The federal government should crack down on university graduates who take a ''free ride'' on the taxpayer by moving overseas after they have finished their studies, according to the peak universities body.
Collecting debts from graduates who move overseas would take the edge off budget measures such as fee deregulation and stop the cost of higher education blowing out, Universities Australia says.
Bruce Chapman, the architect of the HECS repayment scheme, backed calls for a comprehensive debt recovery scheme, estimating it could save the budget $80 million a year.
University graduates do not currently have to repay their loans while living overseas.
''There are big licks of cash that can be found - we don't believe it is as hard as has been made out. The United Kingdom does it and New Zealand does it,'' Universities Australia chief executive Belinda Robinson said.
It was ''unfair'' to charge students higher fees and increased interest on their debts while not asking overseas graduates to repay their debts. ''It's a free ride,'' she said. ''Recovering debts from overseas would make other changes more palatable.''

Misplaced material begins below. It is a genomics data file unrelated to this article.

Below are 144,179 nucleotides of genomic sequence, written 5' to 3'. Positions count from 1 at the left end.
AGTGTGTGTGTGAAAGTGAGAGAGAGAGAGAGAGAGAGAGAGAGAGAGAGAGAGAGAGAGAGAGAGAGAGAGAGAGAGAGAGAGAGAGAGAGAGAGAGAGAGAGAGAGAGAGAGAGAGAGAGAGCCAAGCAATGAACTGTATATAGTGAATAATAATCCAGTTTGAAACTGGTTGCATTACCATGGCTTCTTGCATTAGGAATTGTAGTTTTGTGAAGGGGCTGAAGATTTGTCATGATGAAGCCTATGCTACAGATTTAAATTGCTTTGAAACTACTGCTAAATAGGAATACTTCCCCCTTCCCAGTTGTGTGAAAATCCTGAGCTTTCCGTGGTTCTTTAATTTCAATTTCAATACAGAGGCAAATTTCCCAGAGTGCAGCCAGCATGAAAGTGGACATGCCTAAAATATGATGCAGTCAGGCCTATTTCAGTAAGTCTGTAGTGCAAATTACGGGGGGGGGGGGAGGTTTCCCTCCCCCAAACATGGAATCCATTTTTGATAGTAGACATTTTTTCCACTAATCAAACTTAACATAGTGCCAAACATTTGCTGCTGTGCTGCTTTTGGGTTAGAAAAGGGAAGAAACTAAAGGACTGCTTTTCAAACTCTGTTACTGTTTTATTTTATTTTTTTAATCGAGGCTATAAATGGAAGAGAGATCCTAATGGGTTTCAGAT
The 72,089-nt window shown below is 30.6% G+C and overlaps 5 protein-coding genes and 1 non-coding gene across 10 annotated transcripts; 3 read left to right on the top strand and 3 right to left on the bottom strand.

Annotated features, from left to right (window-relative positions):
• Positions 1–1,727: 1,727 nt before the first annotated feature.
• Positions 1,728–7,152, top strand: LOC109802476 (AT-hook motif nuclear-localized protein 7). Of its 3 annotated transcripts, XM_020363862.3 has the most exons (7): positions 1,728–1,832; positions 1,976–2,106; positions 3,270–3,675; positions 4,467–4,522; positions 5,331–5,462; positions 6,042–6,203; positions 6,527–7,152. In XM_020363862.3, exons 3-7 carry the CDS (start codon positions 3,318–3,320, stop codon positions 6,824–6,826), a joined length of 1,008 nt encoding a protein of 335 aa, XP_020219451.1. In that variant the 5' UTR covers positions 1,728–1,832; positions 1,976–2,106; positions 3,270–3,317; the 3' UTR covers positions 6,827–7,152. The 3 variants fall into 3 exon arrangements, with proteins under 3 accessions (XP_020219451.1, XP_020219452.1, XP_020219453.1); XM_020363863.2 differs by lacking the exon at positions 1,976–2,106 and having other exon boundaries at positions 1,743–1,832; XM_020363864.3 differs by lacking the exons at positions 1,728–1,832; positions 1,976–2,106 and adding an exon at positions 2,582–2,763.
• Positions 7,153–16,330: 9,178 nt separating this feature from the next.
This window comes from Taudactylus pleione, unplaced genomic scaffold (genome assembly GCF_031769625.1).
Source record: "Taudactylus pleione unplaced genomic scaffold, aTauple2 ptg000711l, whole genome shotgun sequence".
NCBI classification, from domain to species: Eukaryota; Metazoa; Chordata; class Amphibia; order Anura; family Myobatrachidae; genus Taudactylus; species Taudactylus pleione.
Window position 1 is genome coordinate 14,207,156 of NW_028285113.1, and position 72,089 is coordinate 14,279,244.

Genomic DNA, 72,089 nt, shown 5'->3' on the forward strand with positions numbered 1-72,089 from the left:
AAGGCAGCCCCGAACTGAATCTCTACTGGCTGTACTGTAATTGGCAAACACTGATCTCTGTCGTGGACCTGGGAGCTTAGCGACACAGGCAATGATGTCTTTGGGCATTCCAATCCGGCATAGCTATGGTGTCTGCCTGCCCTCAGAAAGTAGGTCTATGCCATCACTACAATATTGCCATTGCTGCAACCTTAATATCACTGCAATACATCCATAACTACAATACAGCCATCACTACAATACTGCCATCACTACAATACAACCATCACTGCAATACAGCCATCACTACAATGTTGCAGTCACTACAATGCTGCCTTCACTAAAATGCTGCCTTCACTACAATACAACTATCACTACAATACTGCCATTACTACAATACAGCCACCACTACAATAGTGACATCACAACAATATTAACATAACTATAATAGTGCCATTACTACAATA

The Grattan Institute estimated that charging overseas debtors would bring in $177 million in extra revenue over two years.
Education Minister Christopher Pyne said he was negotiating a reciprocal arrangement to allow Australia to recover debts from citizens working in Britain. ''One of the purposes of the dialogue is to reach an agreement to shut the loophole that allows Australian graduates living in the UK to avoid repaying their HECS debt to the Australian taxpayer,'' he said.
About 23 per cent of graduates working overseas live in Britain, according to Graduate Careers Australia.
Professor Chapman, director of policy impact at the Australian National University's Crawford School, said bilateral debt recovery arrangements were ''too much trouble and too political''. It would be more effective to require all graduates who move abroad for more than six months to repay $2000 a year - the minimum repayment amount.
''You put the onus on the student so that if they don't repay they are breaking the law,'' he said.
Professor Chapman said education ministers had squibbed the issue since HECS was introduced. Given debts could double under a deregulated system, it was more important than ever to recover them, he said.
Earlier this year, Mr Pyne floated the idea of recovering debts from deceased estates, but the idea was ruled out by Prime Minister Tony Abbott.